Pilot & Crew From A380 Were On 747

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The pilot and crew who lived through the first Qantas engine failure were on board when flames shot out of an engine on a second Qantas plane forcing it back to Singapore.

Qantas has stressed that mid-air engine failures that struck two of the airline’s planes in as many days are unrelated.

A Qantas A380 carrying 466 passengers and crew was forced to return to Singapore’s Changi Airport on Thursday after an engine exploded and failed during ascent, raining debris onto an Indonesian island.

Then, less than two days later, a Sydney-bound Boeing 747 turned back to Singapore shortly after take-off after reporting engine trouble. Both planes landed safely, with no injuries to anyone on board.

Worse still, Captain Richard Champion de Crespigny and his crew from the first Qantas aircraft to blow an engine were on board, making a second attempt to get back home.

They have already boarded their third flight to Australia in as many days.

In the second incident, late on Friday, the tell-tale bang came just six minutes after the plane took off from Changi Airport.

Passenger Agatha Bellesso says she quickly feared the worst.

“We saw a bit of flames coming from the wing and the flight attendants started to scream ‘Flame flame! Head down, stay down!’,” she said.

Qantas grounded its fleet of A380s after Thursday’s incident, but there were no plans to ground the airline’s 747 fleet.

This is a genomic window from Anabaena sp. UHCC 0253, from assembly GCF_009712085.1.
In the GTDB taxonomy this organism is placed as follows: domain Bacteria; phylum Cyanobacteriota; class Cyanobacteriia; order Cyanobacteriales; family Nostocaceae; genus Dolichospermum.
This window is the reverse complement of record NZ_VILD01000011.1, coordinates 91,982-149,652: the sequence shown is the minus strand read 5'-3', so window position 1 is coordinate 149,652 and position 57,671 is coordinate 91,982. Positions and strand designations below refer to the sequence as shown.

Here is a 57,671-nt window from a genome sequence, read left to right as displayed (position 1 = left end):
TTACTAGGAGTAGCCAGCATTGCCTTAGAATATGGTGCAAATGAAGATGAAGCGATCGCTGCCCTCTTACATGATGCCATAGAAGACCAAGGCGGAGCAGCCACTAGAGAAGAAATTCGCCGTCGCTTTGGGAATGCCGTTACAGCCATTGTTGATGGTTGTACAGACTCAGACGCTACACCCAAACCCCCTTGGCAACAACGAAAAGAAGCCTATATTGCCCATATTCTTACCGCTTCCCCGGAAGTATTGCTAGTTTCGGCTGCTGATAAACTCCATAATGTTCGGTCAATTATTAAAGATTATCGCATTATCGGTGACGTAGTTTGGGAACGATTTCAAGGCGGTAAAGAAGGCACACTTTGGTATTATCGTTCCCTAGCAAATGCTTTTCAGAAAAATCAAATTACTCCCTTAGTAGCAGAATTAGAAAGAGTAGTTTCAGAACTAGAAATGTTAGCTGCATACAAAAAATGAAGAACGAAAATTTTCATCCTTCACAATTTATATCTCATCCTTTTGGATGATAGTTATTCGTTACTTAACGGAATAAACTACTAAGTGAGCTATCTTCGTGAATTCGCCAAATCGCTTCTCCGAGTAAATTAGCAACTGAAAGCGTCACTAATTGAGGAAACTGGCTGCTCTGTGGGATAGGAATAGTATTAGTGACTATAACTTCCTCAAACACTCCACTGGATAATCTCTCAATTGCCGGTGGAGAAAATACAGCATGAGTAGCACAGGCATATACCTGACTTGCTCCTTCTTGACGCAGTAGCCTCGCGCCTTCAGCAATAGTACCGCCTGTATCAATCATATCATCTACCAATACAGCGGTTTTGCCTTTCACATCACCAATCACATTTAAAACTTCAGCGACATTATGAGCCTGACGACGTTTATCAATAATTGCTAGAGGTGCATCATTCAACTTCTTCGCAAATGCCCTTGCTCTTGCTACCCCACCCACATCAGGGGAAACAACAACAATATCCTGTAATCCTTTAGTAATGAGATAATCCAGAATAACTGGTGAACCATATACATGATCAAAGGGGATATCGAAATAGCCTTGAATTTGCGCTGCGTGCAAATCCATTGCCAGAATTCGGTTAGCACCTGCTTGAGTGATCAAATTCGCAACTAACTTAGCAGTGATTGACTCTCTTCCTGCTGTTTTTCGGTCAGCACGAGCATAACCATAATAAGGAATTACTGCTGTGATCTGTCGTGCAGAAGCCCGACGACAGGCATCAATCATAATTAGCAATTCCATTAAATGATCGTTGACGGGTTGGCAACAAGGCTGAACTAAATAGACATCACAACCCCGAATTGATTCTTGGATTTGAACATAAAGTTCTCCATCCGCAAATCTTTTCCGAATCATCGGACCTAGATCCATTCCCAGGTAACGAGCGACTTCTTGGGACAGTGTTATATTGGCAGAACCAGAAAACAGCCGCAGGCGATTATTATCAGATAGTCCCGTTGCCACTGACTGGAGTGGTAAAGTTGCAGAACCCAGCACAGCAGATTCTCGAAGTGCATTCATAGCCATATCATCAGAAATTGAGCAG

The airline’s chief executive, Alan Joyce, says the two incidents were very different.

“The engine on the 747 is an engine that we’ve been operating for over 30 years, where the engines that are on the A380 are new engines,” he said.

“We are not concerned about our 747 fleet. Those engines have a long life. We’ve seen in-flight shutdowns take place before. It’s … not a safety issue.”

Asked whether he thought the 747 had been sabotaged, Mr Joyce said: “We do not believe this is sabotage. It looks like a mechanical failure of the engine.”

Qantas spokeswoman Olivia Wirth says while both aircraft operated on Rolls-Royce engines, they were using different models and there was no apparent connection between the incidents.

“These are both unrelated incidents,” Ms Wirth said.

“They are unrelated.”

Qantas’s 90th anniversary celebrations yesterday were marred by the mid-air incidents.

The airline says its expects its A380 fleet to be back in service within days.

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